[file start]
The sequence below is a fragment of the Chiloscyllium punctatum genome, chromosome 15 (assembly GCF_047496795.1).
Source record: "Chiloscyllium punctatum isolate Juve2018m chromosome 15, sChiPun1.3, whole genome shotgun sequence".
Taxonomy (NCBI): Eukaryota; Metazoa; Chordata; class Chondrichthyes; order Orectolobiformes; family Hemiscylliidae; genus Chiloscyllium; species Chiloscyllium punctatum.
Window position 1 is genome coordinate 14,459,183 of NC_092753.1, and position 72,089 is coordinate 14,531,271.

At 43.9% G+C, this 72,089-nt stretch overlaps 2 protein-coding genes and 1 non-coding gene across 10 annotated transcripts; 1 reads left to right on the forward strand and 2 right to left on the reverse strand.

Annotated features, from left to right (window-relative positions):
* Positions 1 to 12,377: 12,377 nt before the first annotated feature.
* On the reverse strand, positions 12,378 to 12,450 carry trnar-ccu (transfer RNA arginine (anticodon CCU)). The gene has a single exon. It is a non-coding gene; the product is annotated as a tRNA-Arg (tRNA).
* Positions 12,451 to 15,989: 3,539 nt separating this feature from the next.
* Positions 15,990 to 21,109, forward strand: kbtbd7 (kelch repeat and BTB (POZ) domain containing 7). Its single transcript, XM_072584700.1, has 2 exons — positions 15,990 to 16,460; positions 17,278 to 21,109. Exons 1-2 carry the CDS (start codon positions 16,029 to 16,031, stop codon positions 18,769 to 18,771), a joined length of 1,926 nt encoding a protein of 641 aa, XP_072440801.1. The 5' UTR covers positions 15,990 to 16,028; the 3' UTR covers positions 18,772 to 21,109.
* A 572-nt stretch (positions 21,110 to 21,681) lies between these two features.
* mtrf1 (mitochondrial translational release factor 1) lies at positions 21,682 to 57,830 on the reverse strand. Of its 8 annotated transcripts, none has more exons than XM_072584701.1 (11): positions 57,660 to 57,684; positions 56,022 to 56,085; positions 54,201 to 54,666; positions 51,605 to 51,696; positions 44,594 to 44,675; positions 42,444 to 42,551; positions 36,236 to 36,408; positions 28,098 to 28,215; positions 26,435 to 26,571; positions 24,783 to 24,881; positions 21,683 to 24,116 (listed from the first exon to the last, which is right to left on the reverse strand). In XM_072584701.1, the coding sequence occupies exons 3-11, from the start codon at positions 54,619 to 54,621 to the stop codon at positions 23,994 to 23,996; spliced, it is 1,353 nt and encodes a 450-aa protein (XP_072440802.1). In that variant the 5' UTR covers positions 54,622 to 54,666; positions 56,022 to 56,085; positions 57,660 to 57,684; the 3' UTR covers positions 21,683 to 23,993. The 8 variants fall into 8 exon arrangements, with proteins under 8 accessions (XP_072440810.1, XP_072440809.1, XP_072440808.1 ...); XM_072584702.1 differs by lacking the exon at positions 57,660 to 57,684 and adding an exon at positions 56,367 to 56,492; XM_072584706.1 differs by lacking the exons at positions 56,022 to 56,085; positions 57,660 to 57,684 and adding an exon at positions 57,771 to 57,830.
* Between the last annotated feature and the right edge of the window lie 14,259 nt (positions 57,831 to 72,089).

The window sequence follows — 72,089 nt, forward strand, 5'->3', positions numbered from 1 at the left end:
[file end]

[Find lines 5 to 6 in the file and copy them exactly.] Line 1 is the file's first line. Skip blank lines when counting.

At 43.9% G+C, this 72,089-nt stretch overlaps 2 protein-coding genes and 1 non-coding gene across 10 annotated transcripts; 1 reads left to right on the forward strand and 2 right to left on the reverse strand.

Annotated features, from left to right (window-relative positions):